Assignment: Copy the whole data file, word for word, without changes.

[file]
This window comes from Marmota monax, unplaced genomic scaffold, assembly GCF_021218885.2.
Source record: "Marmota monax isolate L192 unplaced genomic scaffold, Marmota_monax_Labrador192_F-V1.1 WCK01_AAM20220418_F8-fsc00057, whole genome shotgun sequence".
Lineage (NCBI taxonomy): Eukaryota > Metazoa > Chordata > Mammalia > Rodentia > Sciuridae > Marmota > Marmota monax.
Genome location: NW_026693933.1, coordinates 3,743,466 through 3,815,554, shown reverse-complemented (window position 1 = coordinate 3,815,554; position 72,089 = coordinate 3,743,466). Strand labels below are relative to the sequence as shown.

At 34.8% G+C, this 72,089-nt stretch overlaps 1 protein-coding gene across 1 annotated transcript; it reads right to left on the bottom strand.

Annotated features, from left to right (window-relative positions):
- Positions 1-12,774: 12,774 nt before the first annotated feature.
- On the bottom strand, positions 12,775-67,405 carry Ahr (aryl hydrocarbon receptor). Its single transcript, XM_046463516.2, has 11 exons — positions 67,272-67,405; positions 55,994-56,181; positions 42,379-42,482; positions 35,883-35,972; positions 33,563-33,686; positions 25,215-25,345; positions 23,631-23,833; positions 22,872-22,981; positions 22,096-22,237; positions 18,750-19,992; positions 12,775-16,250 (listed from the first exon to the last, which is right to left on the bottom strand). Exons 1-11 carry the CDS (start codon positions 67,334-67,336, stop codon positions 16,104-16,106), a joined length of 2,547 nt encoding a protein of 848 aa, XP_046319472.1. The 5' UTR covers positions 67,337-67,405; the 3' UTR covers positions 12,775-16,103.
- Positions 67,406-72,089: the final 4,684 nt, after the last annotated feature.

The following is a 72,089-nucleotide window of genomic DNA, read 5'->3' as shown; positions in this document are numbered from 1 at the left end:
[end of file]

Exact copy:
This window comes from Marmota monax, unplaced genomic scaffold, assembly GCF_021218885.2.
Source record: "Marmota monax isolate L192 unplaced genomic scaffold, Marmota_monax_Labrador192_F-V1.1 WCK01_AAM20220418_F8-fsc00057, whole genome shotgun sequence".
Lineage (NCBI taxonomy): Eukaryota > Metazoa > Chordata > Mammalia > Rodentia > Sciuridae > Marmota > Marmota monax.
Genome location: NW_026693933.1, coordinates 3,743,466 through 3,815,554, shown reverse-complemented (window position 1 = coordinate 3,815,554; position 72,089 = coordinate 3,743,466). Strand labels below are relative to the sequence as shown.

At 34.8% G+C, this 72,089-nt stretch overlaps 1 protein-coding gene across 1 annotated transcript; it reads right to left on the bottom strand.

Annotated features, from left to right (window-relative positions):
- Positions 1-12,774: 12,774 nt before the first annotated feature.
- On the bottom strand, positions 12,775-67,405 carry Ahr (aryl hydrocarbon receptor). Its single transcript, XM_046463516.2, has 11 exons — positions 67,272-67,405; positions 55,994-56,181; positions 42,379-42,482; positions 35,883-35,972; positions 33,563-33,686; positions 25,215-25,345; positions 23,631-23,833; positions 22,872-22,981; positions 22,096-22,237; positions 18,750-19,992; positions 12,775-16,250 (listed from the first exon to the last, which is right to left on the bottom strand). Exons 1-11 carry the CDS (start codon positions 67,334-67,336, stop codon positions 16,104-16,106), a joined length of 2,547 nt encoding a protein of 848 aa, XP_046319472.1. The 5' UTR covers positions 67,337-67,405; the 3' UTR covers positions 12,775-16,103.
- Positions 67,406-72,089: the final 4,684 nt, after the last annotated feature.

The following is a 72,089-nucleotide window of genomic DNA, read 5'->3' as shown; positions in this document are numbered from 1 at the left end: